The Court of Justice of the European union (CJEU) has recently ruled on the case of Levola vs Smilde Foods on 21st November 2018. The dispute arose when cheesemaker Levola took legal action against Smilde over their release of a spreadable cheese with the same taste as theirs.
Levola argued that their cheese was a work protected by copyright and initially asked the Dutch courts to insist that Smilde cease the production and sale of the cheese. The CJEU was then asked to rule on whether the taste of a food could be protected as a copyright.
The CJEU ruled that, in order to be classified as a “work” for copyright purposes, it had to be “identifiable with sufficient precision and objectivity”. As the taste of a food product will be identified essentially on the basis of taste sensations which, as they are subjective, lack sufficient precision and objectivity; particular tastes therefore, do not pass this particular criteria and so cannot be protected by copyright law.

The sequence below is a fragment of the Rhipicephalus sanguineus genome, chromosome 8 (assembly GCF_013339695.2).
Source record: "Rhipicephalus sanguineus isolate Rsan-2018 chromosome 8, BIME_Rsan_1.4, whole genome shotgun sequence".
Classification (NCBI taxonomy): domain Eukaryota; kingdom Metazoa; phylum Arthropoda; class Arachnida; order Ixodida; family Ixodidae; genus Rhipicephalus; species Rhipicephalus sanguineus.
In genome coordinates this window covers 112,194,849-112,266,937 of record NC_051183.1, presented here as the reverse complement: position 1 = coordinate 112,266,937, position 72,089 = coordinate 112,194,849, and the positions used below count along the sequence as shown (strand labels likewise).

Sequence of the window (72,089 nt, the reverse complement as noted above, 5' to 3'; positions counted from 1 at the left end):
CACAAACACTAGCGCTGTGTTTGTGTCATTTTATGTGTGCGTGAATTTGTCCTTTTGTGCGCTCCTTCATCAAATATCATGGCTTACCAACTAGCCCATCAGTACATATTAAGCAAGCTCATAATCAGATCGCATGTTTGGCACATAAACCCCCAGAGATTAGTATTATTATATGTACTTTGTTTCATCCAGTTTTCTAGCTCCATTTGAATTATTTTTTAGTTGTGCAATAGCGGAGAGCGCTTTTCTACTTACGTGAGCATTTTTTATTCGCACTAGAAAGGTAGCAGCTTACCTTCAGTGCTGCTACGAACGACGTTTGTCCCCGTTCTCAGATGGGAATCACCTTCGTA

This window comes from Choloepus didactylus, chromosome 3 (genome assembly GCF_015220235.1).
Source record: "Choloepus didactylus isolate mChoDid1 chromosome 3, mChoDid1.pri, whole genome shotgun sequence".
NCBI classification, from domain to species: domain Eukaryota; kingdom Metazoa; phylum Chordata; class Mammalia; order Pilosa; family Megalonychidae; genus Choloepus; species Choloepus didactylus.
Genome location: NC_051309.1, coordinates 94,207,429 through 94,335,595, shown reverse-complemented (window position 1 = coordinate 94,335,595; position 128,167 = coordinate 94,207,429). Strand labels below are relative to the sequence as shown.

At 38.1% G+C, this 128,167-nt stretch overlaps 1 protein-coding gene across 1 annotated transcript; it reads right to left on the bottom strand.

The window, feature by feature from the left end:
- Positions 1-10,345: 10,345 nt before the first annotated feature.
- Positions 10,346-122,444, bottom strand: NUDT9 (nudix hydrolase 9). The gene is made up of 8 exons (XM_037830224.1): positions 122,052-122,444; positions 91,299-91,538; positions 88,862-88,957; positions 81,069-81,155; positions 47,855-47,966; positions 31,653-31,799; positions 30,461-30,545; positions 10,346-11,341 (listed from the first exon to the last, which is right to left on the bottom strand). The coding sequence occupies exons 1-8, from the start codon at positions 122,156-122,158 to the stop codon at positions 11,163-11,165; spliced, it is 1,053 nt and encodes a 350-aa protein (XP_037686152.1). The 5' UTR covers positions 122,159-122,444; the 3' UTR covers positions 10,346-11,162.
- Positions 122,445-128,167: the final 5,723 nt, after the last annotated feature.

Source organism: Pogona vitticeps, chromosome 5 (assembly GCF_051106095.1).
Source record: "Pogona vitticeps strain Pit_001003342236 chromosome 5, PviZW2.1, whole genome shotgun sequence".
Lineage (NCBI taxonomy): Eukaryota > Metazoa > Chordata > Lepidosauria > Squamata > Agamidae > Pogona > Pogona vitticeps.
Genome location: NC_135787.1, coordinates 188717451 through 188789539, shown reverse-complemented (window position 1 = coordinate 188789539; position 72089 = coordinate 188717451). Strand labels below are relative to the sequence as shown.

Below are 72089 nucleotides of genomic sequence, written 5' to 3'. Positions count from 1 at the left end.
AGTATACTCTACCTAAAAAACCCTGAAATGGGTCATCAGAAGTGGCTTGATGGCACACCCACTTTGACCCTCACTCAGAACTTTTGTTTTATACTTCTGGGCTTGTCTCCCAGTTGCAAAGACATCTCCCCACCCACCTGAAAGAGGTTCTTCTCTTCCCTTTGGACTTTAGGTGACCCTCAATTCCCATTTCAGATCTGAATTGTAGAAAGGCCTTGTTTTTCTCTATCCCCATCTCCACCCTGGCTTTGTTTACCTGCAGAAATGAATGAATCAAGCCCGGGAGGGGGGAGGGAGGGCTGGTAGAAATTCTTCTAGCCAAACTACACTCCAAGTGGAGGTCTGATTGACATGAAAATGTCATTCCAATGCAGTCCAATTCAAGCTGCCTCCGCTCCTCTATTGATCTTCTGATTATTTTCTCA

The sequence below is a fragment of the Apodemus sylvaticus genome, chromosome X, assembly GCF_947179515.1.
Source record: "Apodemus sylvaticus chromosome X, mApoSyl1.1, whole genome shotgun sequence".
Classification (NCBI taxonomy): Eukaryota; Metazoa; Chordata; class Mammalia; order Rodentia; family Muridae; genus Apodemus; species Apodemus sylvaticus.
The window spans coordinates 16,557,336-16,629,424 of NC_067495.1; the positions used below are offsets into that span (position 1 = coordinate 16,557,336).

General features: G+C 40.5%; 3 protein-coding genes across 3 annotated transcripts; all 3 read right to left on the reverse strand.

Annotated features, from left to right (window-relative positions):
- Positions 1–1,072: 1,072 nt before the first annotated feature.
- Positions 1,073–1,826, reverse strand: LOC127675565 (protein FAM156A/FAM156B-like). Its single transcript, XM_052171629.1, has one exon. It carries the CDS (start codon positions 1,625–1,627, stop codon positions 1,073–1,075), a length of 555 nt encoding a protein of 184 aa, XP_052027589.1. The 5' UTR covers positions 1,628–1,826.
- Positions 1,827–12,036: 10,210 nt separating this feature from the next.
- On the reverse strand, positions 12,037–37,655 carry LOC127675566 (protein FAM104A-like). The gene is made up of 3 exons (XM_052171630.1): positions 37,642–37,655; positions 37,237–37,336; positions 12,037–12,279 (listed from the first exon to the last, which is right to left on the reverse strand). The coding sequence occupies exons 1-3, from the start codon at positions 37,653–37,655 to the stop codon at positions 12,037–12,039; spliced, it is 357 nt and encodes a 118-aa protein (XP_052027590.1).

The decision is not surprising, the reasoning in this case is less to do with the products themselves and more to do with the fact that a human’s sense of taste is imperfect – people’s taste of food is subjective and can vary for a whole host of reasons. The taste of a particular type of food is not obviously identifiable to everyone in the same way as say, a photograph. What is interesting is that the judge mentioned that it’s not currently technologically possible to distinguish taste in food products either, raising the question if such future technology could do this, could copyrightable food then follow?